Cradle of Filth Has the Most Controversial T-Shirt in Metal History

Cradle of Filth is back in the states supporting Danzig, including the Denver concert Tuesday, May 10, at the Mission Ballroom.
Cradle of Filth is back in the states supporting Danzig, including the Denver concert Tuesday, May 10, at the Mission Ballroom. James Sharrock
What keeps Cradle of Filth frontman Dani Filth and his bandmates going after thirty years?

“Well, I mean, it’s our jobs. That’s an easy one," Filth answers. "We love doing it, obviously. I love being in a band more than ever.”

Filth was in Los Angeles, waiting for the rest of his bandmates to arrive stateside before heading to practice. The pandemic has made a mess of international travel and touring, but Filth chalked it up to a new occupational hazard, like “dodging bullets” or “walking a minefield.”

“This fucking COVID thing is doing my head in, it really is,” he admits, adding that Cradle of Filth was fortunate to tour the U.S. last year. “We had to jump through so many hoops. Honestly, it was so difficult.”

But England’s symphonic black metallers are back in America supporting Danzig. The tour stops in Denver on Tuesday, May 10, at the Mission Ballroom. Crobot and Necrofier are also opening. Aside from the Danzig dates, Cradle of Filth has some headlining shows planned in to promote the band’s new record, Existence Is Futile. As a fan of Danzig, Filth is excited for the tour, especially since Cradle of Filth typically hasn’t opened for many acts during its career.

“It’s different. It’s very refreshing. We haven’t gone out in support of a band like Danzig in years. I think this is probably, aside from festivals, only the second time we’ve supported in our entire career,” he says.

With thirteen studio albums, picking a set list “gets harder every album, because you want to try to commit to playing stuff from the new album. Then you also have got to play fan favorites and a plethora of songs that sum up your career instead of dwelling on one particular epoch,” Filth explains.

“Put it this way: It’s not going to get any easier as time goes on,” he adds. “There’s a couple of new songs and a couple songs that we haven’t played in a long while. There are a few surprises, but I’ll leave that until people actually get to see us.”

Existence Is Futile
continues Cradle of Filth’s mastery of mixing extreme metal and operatic scores with dark themes and Filth’s poetic lyrics. With a mind like Poe’s and the vocal cords of a Banshee, Filth brings an arcane, romantic element to the mix that may be lost on most listeners, at first.That may be because the band’s on-stage outfits and merch have raised some eyebrows through the years, most notoriously with a 1993 black T-shirt that sported a picture of a nun masturbating with a crucifix above the line “Vestal masturbation" and “Jesus is a cunt” written on the back. Rolling Stone has called it “the most controversial shirt in rock history,” and its legend has only grown over the years. But being a “shock rock” band was never a goal of Cradle of Filth.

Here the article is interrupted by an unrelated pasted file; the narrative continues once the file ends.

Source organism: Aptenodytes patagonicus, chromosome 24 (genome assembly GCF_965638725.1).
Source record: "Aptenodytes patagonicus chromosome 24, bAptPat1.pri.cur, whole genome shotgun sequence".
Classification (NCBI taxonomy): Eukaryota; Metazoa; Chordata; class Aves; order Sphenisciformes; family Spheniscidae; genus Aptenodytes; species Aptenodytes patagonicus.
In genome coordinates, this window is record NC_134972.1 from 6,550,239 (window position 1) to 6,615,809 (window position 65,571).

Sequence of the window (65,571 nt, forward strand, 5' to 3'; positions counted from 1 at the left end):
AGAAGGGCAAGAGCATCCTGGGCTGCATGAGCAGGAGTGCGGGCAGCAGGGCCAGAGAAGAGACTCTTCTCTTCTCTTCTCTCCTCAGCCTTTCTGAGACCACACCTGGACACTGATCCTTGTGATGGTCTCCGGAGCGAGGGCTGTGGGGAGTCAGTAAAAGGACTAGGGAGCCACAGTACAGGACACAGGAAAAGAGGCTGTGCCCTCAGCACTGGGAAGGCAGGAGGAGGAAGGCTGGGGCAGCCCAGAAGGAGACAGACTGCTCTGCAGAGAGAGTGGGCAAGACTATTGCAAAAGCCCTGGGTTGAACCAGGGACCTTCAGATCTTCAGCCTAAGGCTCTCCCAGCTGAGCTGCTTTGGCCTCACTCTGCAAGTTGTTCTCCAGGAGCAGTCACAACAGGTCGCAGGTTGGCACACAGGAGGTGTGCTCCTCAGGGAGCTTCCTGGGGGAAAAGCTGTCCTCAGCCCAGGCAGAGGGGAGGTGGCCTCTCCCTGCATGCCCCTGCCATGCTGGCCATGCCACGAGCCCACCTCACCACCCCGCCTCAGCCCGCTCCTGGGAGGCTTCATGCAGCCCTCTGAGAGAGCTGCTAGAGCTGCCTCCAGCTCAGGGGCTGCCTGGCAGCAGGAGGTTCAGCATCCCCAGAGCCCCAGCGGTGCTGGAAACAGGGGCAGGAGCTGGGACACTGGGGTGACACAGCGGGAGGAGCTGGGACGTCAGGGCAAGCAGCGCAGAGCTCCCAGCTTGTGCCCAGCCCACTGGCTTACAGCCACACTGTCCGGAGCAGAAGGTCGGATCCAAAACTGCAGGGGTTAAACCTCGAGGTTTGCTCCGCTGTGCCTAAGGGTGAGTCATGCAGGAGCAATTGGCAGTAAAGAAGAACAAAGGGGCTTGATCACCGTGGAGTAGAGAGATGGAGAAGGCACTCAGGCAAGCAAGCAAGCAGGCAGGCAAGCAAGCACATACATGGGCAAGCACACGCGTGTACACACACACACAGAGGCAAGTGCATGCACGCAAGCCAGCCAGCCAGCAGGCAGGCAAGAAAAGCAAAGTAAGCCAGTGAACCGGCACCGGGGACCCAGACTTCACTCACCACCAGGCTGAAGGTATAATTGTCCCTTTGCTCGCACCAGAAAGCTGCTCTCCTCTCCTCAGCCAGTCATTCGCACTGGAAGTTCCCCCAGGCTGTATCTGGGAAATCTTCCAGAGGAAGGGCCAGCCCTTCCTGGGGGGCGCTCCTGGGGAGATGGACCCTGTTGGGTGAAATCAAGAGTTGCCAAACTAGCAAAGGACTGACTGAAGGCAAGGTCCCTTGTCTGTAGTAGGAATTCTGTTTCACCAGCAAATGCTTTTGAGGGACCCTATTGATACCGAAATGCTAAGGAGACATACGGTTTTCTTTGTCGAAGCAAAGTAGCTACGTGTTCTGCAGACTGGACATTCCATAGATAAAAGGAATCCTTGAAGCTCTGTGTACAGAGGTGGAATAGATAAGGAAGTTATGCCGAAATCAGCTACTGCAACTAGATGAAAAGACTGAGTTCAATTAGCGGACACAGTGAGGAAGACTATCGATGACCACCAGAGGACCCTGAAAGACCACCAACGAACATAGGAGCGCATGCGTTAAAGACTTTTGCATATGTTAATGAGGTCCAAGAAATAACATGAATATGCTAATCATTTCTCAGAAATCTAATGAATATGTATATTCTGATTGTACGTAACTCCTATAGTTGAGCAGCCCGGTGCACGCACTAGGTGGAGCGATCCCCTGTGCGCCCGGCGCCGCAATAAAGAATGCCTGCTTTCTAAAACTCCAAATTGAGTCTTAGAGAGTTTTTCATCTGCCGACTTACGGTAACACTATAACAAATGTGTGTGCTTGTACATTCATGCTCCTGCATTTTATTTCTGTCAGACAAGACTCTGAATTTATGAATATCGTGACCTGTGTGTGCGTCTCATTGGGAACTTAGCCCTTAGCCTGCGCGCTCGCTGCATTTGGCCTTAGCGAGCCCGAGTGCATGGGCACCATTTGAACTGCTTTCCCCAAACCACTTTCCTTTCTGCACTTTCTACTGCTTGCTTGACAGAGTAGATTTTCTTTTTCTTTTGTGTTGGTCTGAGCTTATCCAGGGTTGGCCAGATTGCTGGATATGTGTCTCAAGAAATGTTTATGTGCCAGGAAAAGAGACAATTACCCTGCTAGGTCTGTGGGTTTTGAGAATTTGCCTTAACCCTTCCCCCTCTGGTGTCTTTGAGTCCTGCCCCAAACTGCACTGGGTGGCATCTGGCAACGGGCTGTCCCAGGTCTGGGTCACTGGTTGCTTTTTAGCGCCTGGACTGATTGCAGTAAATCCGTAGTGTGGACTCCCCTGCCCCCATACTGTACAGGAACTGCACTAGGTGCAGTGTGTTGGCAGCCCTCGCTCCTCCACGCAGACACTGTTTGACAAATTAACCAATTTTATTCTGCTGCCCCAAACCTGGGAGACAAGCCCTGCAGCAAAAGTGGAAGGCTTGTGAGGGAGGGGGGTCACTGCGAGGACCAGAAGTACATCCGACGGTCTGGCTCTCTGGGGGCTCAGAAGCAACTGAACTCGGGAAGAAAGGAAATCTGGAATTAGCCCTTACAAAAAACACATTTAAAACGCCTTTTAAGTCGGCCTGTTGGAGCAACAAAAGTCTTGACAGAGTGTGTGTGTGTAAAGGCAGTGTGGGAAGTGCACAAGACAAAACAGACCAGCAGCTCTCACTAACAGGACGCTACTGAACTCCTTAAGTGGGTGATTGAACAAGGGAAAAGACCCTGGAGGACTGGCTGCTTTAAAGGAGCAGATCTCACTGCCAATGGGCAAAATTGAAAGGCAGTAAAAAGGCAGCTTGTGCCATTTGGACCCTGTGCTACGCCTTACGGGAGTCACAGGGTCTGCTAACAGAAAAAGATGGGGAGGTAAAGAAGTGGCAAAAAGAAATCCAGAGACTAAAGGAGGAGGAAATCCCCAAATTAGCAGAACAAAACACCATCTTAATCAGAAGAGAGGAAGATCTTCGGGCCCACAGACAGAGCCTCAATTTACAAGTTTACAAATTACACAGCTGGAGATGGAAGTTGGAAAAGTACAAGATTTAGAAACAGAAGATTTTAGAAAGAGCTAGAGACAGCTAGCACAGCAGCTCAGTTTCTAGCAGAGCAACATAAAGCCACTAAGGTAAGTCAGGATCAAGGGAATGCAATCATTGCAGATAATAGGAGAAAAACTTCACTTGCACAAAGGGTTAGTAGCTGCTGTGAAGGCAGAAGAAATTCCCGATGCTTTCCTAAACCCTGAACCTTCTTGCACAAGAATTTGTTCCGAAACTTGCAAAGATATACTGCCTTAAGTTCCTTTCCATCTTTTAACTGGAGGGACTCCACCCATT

“By definition alone, [shock rock] would pertain to us, but it was never a point of reference. It was never something that we would endeavor to go out and do primarily,” Filth says. “Some days we got out alongside the proverbial grave, and we might have thrown out a few ‘fucks’ or ‘cunts’ here or there. But that’s just because we play in an extreme metal band. The whole premise of it is you do what you want when you want to do it. It would be so easy and very contrived, as well, to spend your entire career trying to shock people again and again and again.”

Filth adds that music and going to concerts offer an escape more than anything, especially nowadays, when one doesn’t need to look too hard to find real-life horrors of death and destruction.

“I don’t think the world is that shockable now. I mean, fucking hell, we got Armageddon after Armageddon following one another. Now we've got Ukrainian war and the threat of nuclear extinction hanging over everybody’s heads yet again. Everything else really pales in comparison to the horrors that people are enduring in the Ukraine, and Russia, as well,” he says.

The new album reflects some of that reality, too, and with a title like Existence Is Futile, it feels damn near prophetic.

“We’re not one of those bands that generally talks about skyscrapers and sports cars. Maybe that’s where we’re going wrong,” Filth says with a laugh. “But I would say that this album felt like it needed to have a little bit more modernity to it, because otherwise people can’t relate.”

Cradle of Filth plays the Mission Ballroom, 4242 Wynkoop Street, at 6 p.m. Tuesday, May 10. Tickets are $49-$100.
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